Have you ever sat down to take an exam thinking you’ve studied hard and put in the work but then, when you read the questions and start the test, you realise you didn’t know as much as you thought?
Maybe you’ve been to a job interview where you’ve prepared for the questions you might expect, but once the interview begins you find yourself unable to answer the interviewer’s questions properly?
Both of these scenarios have happened to me in the past but I can now avoid these situations occurring in the future with the help of the wisdom of physicist Richard Feynman.
Previously, my preparation consisted of cramming in as much information as possible in the days and hours before the test or interview. I had memorised dates, statistics and other facts but this is shallow knowledge that’s only surface-deep. Deep knowledge can only be mastered by having a thorough understanding of the subject you’re studying.
There is a huge difference between shallow and deep knowledge and it is something Richard Feynman was acutely aware of. Back when he was a child, he discovered the difference between knowing the name of something compared to really knowing something.
Feynman’s “Knowing” anecdote
When being interviewed later in his life, Feynman recalled a story from when he was playing in a field as a child. Another boy asked him, “do you know the name of that bird?”. Feynman said he didn’t have the slightest idea. The boy told him “It’s a brown-throated thrush. Your father doesn’t teach you anything”. However, Feynman’s father had already taught his son the names of birds, in fact he taught him the name of the brown-throated thrush in multiple languages. But Feynman’s father explained that even if you know the name of the bird in every language, you still know absolutely nothing about the bird.
Richard Feynman had been taught a valuable lesson by his father. Names do not constitute knowledge.
So how do you acquire deep knowledge? That’s where the Feynman technique comes in.
The Feynman Technique
The Feynman technique is a mental model that involves a simple but powerful 4-step process. Before his ground-breaking research, pioneering work and eventual Nobel prize, Feynman used this technique as a method of study at Princeton University.
The very first step is to simply write down the name of the subject you want to study at the top of a piece of paper.
Step two is to write down your explanation of the subject but to do it in a way as if you were teaching the concept to a child who is unfamiliar with it. This forces you to use simple language without any jargon, to make sure that it makes sense at their level of understanding. Also, bear in mind that children have a shorter attention span than adults, so the aim should be to explain the concept as briefly as possible, too. If you struggle at any point in jotting down your explanation, it shows you have room to improve.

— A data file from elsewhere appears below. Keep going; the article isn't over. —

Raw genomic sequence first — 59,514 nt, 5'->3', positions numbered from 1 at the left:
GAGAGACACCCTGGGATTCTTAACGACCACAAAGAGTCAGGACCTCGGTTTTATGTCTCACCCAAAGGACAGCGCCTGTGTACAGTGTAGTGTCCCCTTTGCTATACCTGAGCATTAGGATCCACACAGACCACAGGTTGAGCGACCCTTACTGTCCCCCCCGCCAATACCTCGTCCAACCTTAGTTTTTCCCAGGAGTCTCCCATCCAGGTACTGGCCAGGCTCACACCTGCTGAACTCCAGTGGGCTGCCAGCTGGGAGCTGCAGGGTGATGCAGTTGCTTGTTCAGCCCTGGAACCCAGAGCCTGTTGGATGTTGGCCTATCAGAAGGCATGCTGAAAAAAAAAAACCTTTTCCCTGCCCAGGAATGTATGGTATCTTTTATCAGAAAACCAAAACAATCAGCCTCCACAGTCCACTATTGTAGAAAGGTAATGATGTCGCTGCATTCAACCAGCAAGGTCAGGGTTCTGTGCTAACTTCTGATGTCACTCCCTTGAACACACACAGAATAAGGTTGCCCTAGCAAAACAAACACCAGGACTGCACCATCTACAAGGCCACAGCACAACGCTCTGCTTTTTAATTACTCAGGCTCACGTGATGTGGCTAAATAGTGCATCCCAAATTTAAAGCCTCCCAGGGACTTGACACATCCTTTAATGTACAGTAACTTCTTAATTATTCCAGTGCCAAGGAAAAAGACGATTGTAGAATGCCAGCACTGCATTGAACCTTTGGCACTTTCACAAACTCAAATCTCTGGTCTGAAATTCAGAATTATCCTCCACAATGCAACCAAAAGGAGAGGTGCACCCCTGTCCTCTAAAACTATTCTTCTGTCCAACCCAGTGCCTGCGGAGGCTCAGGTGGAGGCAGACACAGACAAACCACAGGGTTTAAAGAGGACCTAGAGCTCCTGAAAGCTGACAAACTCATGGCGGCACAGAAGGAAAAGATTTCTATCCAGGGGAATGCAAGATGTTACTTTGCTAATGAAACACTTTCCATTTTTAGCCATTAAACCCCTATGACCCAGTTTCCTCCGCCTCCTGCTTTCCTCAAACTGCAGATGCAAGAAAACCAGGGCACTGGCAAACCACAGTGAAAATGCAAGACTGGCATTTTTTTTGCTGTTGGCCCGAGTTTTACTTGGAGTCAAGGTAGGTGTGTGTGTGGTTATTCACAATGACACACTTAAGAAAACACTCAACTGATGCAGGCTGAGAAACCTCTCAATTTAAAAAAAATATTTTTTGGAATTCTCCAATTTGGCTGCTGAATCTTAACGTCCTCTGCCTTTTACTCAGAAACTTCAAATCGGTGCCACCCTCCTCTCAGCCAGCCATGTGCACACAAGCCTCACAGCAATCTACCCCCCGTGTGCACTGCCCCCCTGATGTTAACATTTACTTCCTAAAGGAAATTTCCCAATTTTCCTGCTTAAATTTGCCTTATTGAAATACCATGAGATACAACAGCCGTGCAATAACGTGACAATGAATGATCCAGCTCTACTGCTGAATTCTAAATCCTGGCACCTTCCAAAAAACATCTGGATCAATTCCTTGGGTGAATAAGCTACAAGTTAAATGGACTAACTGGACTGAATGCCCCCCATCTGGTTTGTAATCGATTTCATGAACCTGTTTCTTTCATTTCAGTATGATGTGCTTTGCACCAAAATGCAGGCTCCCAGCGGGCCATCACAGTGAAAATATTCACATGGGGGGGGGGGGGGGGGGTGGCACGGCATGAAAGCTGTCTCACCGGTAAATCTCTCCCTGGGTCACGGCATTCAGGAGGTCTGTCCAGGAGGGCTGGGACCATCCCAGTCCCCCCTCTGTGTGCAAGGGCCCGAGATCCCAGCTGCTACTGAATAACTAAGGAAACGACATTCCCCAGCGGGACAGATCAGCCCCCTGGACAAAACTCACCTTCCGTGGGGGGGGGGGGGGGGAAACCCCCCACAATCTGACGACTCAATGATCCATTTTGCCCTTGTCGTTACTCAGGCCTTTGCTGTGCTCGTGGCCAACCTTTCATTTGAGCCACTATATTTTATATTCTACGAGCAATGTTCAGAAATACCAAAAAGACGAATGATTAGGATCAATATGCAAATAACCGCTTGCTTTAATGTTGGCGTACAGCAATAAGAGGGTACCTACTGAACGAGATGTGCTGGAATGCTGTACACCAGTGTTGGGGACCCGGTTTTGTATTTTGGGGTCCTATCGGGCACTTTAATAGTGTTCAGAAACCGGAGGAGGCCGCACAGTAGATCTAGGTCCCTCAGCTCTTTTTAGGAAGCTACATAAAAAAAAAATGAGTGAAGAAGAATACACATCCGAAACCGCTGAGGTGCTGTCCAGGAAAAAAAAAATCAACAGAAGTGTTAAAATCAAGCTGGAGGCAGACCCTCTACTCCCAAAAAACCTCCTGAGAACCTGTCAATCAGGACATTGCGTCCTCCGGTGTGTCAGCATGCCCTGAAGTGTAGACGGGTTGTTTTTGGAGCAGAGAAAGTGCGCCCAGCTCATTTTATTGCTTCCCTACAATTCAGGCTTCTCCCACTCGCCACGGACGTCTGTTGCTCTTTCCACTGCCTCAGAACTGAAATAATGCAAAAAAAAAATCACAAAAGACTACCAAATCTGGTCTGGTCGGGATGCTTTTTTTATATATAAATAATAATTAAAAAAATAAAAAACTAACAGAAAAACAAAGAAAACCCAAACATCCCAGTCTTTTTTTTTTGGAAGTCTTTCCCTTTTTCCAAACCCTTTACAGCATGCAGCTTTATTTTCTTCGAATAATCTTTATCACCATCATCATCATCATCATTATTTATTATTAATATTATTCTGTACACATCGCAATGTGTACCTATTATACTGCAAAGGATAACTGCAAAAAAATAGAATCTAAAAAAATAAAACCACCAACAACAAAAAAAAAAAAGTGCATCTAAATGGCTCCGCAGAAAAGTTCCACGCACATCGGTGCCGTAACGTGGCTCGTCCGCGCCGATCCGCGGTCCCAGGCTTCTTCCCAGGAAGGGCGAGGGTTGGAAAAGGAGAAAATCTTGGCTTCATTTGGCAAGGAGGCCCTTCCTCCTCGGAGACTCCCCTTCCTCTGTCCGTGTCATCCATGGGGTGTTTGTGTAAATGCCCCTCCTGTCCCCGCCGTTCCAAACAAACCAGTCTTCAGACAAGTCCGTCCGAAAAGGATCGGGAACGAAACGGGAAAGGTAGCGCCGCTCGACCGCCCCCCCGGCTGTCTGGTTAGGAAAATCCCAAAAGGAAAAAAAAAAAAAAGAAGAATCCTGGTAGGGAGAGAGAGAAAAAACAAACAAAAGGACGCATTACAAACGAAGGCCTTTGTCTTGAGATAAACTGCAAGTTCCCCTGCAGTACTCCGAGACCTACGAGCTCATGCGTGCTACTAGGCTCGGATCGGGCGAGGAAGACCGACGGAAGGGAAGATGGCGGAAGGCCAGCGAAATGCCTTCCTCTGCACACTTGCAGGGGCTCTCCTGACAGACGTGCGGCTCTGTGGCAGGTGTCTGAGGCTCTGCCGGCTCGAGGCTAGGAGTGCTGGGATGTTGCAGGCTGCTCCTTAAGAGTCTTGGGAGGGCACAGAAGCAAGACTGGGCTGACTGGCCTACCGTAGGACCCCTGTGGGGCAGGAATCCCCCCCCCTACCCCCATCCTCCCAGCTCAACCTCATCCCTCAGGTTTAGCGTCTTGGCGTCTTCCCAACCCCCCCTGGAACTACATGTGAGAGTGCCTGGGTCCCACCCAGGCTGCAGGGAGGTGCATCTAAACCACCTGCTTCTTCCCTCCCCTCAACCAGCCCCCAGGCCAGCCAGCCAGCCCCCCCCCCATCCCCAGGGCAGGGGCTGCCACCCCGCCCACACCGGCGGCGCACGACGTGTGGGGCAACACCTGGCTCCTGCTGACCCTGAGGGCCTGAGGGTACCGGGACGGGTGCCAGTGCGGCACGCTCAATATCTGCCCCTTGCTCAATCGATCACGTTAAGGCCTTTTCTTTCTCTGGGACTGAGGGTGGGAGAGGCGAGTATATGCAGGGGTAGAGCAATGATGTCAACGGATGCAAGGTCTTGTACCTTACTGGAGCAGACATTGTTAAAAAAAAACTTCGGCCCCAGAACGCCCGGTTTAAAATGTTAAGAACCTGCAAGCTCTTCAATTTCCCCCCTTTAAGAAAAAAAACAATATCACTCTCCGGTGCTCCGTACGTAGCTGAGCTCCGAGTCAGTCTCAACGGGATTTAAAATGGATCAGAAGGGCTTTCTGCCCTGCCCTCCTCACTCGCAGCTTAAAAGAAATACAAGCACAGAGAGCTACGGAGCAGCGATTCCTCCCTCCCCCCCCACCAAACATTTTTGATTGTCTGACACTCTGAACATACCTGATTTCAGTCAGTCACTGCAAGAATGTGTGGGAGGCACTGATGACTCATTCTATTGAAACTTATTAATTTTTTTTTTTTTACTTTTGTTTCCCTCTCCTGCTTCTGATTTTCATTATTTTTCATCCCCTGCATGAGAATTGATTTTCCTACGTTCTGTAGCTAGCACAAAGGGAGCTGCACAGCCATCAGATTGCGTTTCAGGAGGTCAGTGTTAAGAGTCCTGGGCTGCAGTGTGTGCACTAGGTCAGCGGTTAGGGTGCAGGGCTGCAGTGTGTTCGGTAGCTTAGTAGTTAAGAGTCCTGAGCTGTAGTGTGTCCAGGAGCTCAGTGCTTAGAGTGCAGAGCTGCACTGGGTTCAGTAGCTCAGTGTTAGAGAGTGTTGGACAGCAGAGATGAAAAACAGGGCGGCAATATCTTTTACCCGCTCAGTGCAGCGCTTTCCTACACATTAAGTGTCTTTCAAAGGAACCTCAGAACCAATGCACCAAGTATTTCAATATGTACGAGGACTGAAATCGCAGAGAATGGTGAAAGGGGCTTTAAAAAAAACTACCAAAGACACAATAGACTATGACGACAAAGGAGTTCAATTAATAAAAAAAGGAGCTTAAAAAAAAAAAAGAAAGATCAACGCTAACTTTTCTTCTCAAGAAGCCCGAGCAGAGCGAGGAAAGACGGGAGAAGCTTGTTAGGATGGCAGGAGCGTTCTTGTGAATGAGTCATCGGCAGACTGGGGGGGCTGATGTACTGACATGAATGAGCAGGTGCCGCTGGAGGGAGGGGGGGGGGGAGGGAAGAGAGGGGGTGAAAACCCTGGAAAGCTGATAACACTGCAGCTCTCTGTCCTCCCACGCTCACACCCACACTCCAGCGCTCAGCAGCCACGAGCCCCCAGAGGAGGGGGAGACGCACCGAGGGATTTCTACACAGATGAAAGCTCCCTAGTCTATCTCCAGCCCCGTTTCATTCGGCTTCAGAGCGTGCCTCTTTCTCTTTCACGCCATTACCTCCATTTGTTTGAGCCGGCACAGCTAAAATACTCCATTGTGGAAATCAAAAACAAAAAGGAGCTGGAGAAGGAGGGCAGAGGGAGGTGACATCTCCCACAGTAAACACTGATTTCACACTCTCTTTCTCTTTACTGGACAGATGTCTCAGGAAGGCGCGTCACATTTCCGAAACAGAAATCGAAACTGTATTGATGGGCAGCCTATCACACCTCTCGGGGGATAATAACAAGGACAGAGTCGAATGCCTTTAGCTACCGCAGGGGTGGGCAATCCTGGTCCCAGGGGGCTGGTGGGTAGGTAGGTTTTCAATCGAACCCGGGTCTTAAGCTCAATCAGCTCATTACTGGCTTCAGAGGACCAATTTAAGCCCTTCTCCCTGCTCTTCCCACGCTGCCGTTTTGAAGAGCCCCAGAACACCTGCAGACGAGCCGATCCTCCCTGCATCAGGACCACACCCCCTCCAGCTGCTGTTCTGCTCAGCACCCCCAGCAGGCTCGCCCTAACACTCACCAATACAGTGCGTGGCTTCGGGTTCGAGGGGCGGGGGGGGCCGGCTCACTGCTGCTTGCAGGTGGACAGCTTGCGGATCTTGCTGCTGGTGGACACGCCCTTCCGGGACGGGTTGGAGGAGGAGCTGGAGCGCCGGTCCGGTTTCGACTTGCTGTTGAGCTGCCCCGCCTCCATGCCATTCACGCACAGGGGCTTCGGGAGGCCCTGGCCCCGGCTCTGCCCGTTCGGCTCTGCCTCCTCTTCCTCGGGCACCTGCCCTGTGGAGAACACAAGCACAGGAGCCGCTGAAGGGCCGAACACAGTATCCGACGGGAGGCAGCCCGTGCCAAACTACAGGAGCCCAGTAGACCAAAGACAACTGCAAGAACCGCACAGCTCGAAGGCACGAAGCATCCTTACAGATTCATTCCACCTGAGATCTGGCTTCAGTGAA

Step three is to identify the gaps you have in the topic. After explaining the subject on paper, you should be able to realise specific parts that you don’t fully understand yourself. You may be able to spot these areas by noticing when you start to ramble at certain points in the explanation, or not being able to use simple language to explain specific concepts, because you don’t have the knowledge or understanding to do so.
Strengthen your weak areas. Go back to your sources of information and dive into these specific parts of the subject. Attempt to increase your knowledge in these particular areas.
The final step – step four – is to repeat steps 1-3 until you have mastered the subject. Make sure you’ve simplified complicated parts as much as possible. You can further cement your knowledge by formalising your notes into a script and reading them out loud as if you were presenting to an audience.
Why does this technique work so well? One reason is because teaching is a mutually beneficial process. You are not only educating those you are teaching. By explaining what you’ve learnt, you are partaking in one of the highest forms of learning yourself.
You can use the Feynman technique on whatever you’re currently learning. It’s an easy way to discover if you just know a definition or fully understand an idea. It allows you to quickly identify your weak areas and by focusing only on those specific points, it makes the whole process extremely efficient. If you can successfully use analogies and simple language that a 5 year old can understand to explain a subject, it is a good indicator that you have a deep understanding of the topic.